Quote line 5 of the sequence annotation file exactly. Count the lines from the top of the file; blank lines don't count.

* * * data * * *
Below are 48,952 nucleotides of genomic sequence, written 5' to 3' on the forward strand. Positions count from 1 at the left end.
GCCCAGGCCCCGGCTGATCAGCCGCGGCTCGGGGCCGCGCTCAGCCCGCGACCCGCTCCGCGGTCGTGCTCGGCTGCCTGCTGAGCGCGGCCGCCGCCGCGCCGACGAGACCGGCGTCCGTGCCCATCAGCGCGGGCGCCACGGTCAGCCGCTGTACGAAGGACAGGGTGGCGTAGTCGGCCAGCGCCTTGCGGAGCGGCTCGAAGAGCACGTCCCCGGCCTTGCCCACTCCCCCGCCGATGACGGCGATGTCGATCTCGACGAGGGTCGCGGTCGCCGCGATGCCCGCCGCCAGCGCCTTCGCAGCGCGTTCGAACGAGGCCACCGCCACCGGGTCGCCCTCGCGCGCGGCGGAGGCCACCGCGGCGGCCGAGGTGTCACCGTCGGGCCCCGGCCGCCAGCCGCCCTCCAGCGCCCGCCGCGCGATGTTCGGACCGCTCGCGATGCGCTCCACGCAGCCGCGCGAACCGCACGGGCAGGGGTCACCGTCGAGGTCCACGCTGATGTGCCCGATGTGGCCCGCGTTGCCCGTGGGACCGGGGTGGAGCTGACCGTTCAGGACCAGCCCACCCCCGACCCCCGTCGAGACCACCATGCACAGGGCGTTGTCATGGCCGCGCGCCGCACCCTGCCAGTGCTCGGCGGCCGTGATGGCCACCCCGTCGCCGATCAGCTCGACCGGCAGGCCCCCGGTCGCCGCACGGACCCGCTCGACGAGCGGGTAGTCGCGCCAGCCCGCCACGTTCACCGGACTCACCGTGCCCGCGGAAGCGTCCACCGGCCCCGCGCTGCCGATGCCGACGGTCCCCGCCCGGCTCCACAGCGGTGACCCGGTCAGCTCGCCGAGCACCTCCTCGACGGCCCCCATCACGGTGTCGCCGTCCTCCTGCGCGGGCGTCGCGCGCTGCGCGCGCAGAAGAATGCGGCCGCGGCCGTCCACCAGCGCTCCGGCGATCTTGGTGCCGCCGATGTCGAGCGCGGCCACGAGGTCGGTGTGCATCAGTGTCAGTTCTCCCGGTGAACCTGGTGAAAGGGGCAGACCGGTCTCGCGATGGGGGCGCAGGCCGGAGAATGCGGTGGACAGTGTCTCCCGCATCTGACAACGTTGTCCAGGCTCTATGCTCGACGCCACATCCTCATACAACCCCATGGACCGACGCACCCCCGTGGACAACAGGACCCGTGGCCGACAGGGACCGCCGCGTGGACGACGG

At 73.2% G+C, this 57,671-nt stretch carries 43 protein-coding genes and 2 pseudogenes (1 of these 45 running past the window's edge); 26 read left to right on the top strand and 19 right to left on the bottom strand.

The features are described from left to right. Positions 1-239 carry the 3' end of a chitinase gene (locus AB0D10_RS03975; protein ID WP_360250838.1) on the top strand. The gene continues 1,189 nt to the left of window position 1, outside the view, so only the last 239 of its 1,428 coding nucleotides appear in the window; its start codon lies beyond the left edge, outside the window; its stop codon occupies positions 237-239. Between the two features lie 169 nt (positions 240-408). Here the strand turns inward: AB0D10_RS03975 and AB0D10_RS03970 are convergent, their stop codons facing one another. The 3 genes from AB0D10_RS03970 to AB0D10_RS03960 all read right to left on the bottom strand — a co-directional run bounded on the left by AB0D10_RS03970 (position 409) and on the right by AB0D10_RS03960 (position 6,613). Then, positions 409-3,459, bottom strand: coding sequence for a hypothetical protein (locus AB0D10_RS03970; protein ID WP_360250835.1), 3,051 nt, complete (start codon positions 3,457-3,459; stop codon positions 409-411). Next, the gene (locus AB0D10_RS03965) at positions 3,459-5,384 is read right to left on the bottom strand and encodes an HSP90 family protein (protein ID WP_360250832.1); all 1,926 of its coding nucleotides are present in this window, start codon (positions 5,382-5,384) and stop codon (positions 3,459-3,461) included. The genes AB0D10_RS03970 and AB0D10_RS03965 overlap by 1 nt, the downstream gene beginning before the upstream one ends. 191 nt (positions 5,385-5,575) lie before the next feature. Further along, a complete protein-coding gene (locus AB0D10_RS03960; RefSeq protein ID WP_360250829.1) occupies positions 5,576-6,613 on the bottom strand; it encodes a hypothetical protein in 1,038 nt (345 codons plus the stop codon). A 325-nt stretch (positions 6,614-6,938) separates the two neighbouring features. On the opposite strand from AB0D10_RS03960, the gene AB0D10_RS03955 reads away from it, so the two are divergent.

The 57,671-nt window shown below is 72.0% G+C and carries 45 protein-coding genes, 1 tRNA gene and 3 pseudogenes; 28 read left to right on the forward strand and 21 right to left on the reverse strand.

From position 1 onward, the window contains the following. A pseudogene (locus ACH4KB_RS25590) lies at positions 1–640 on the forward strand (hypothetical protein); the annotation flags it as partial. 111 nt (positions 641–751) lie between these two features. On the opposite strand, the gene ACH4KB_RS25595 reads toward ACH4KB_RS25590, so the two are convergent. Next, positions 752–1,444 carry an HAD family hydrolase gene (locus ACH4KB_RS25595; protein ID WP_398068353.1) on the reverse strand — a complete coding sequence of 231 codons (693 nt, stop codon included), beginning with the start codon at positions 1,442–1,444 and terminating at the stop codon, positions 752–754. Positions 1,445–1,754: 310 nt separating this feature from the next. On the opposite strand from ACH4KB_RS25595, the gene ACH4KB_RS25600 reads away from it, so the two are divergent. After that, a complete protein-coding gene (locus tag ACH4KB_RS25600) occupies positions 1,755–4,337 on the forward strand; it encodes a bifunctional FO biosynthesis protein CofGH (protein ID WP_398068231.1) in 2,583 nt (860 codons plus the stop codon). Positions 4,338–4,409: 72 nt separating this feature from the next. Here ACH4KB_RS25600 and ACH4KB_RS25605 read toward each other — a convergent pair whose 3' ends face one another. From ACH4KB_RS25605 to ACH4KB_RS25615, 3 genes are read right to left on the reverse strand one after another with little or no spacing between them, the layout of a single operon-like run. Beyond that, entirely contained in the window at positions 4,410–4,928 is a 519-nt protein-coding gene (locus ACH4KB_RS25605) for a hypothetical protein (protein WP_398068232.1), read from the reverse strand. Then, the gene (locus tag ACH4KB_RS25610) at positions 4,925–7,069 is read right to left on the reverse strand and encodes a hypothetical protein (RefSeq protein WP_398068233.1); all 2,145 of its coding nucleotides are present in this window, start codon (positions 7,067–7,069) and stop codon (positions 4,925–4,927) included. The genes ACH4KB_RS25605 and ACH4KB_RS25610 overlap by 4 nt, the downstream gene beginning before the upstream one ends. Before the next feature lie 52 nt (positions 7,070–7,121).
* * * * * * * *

The 57,671-nt window shown below is 72.0% G+C and carries 45 protein-coding genes, 1 tRNA gene and 3 pseudogenes; 28 read left to right on the forward strand and 21 right to left on the reverse strand.